Among the NRIs, Alvarez and Valentin will have to acknowledge Heiker Meneses, Will Middlebrooks, Mitch Walding, and MLB.com’s top 2B prospect Scott Kingery as threats. Meneses and Walding are the laggards here, and are ticketed to start the year in Lehigh Valley. Middlebrooks presents an interesting challenge for Tommy Joseph as a right-handed power bat, but he’s put up rather poor numbers in the Majors since 2013. He’s certainly no threat to Franco’s (currently safe) starting third base job, but could bump Joseph, who has an option left. Kingery, everyone’s favorite, will not make the Phillies out of Spring Training. He still needs to prove he can make adjustments against Triple-A pitching, and if the reports of his moving around the diamond to play some shortstop and third base are true, it’s far more prudent to have him work on those things in the minors.
If Cozens and Quinn are your main depth options for the outfield, perhaps it really is better to carry all four of Hoskins, Herrera, Altherr, and Williams. Cozens, though his power is undeniable, is not the prospect Hoskins was and is. Triple-A pitchers punched him out 194 times in 542 plate appearances (35.7 percent), and his .719 OPS with Lehigh Valley felt like a whisper compared to the shout of his .276/.350/.591 torching of Reading. He’ll need to show improvement before making the Bigs. Quinn is unreliable for a different, far more unfortunate reason: He simply can’t stay on the field. He’s never played more than 88 games in any of his professional seasons, but should he capture some extra health, his combination of speed and defensive ability make him an incredibly appetizing option in any of the three outfield spots, as well as a late-inning pinch-running selection.
And as we turn once more to the NRIs, we see Pedro Florimon (who could also be considered among the infield challengers), Danny Ortiz, and Andrew Pullin. Ortiz packs a powerful, but impatient, stroke, while Pullin adds a bit more contact. Neither was overly impressive at the Triple-A level last season. Florimon, who spent time playing all over the place with the Phillies before a rather severe ankle injury ended his season, had a memorable game in left field on August 20 against the Giants, and a smattering of hits in his 49 PA, will try to work his way back as the IronPigs’ Swiss army knife.
Let’s regroup. What does all of the above leave us with?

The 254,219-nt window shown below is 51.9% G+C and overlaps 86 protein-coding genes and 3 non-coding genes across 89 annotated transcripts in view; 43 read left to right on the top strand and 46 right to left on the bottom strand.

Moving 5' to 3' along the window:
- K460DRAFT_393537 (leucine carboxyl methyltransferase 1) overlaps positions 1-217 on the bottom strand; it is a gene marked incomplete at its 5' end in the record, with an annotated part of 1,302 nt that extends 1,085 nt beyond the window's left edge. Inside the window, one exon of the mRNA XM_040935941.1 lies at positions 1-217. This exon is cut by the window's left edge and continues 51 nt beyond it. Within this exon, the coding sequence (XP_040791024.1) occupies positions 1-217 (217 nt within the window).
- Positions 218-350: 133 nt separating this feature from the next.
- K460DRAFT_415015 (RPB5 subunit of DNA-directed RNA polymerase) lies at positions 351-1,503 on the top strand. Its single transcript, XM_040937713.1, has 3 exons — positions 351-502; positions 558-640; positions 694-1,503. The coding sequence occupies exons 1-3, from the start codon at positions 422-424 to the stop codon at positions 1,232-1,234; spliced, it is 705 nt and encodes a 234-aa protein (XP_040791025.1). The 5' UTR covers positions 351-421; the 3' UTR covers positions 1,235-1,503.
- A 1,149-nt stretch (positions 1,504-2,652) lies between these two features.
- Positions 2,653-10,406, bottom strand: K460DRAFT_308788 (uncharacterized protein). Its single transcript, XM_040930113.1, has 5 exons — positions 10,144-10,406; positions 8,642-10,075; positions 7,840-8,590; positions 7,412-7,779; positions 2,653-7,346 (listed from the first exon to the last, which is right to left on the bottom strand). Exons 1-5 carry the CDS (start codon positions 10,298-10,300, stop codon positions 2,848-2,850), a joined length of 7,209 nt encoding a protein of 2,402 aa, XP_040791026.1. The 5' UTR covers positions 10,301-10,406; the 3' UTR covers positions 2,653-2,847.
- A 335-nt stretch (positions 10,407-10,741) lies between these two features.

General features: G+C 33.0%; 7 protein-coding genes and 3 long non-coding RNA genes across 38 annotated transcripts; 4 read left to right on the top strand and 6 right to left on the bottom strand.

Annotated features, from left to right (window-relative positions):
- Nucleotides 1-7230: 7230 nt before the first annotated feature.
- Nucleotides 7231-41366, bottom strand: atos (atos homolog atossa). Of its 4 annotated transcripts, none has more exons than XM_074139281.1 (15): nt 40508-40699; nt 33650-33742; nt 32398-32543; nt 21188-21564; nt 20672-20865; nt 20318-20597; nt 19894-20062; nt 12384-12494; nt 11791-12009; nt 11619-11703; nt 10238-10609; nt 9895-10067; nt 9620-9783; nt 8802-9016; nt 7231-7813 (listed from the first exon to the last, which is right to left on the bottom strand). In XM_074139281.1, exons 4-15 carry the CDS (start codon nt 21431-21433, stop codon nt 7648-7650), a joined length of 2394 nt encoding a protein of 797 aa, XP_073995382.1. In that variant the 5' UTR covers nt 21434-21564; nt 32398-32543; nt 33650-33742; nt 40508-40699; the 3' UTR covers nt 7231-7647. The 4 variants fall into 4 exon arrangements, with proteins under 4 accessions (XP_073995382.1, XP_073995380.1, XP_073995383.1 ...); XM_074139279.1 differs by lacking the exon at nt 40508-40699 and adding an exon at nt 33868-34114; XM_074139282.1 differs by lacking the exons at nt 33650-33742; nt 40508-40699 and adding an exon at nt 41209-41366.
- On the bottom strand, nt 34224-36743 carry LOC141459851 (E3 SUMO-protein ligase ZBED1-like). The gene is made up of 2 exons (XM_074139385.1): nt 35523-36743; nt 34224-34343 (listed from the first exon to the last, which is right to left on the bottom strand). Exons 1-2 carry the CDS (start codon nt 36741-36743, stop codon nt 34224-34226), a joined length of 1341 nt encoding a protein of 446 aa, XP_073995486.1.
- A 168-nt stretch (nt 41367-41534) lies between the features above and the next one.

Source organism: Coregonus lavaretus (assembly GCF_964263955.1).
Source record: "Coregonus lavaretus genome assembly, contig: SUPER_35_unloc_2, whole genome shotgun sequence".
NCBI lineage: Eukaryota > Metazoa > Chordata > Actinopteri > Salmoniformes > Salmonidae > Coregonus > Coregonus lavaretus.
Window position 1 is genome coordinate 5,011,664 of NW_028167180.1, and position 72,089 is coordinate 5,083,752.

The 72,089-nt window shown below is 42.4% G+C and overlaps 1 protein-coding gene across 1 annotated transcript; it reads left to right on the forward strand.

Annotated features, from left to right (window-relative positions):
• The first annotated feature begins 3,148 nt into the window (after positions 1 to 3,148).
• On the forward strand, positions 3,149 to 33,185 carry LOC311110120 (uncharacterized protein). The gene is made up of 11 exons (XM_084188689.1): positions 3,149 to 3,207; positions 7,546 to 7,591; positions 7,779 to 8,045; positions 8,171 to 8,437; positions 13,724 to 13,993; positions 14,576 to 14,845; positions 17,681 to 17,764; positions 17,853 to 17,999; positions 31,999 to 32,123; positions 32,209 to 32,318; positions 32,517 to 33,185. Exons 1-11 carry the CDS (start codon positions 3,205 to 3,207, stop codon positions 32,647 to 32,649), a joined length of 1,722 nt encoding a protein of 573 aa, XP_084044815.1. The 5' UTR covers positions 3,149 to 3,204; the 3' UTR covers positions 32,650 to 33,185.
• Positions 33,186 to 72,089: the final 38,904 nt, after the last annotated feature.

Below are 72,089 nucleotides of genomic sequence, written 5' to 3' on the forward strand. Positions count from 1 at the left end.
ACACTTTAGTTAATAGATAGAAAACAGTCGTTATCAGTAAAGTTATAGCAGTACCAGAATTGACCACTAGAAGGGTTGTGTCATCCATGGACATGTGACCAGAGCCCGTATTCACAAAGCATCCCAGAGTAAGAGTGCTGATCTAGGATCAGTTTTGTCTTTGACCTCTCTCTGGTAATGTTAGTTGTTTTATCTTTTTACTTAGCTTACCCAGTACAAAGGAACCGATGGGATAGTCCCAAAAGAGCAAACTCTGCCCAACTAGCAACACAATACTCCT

Assuming a typical starting defensive alignment consists of Alfaro, Santana, Hernandez, Crawford, Franco, Hoskins, Herrera and Altherr, that leaves Williams, Knapp/Rupp, Joseph and Quinn as the only remaining 40-man position players with any MLB experience. That’s a perilously thin collection that’s at least one player short - depending on whether the team goes with a 13-man pitching staff - and has no backup middle infielder.
That puts a lot of weight on Alvarez and Valentin, and they may not be up to the task yet. Some free agents remain who could provide more reliable insurance, even as a stopgap. Among them, Darwin Barney, old friend Andres Blanco, Nick Franklin, Erick Aybar, Trevor Plouffe, or J.J. Hardy could, theoretically, be a fit, with a corresponding 40-man sacrifice to be made as an effect. Trades also remain an ever-present avenue to travel down, although teams seem hesitant to make any sort of move in that realm, either.
As things stand right now, the Phillies still have a hole or two to fill on their bench. If they trade away an outfielder, say, in a move to bolster their starting rotation, that would create another vacancy for which the club does not appear to have a fully-assembled replacement candidate.
A lot of attention has (rightly) been paid so far to the rotation, and another need in the bullpen has already been addressed, but the bench and roster depth is also looking a bit tenuous, and should not go unattended to. Perhaps another move can wait until Spring games are underway and things begin to take clearer shape, and some extra patience can be afforded the current in-house options, but it would appear from the outside that Matt Klentak’s offseason shopping list remains long.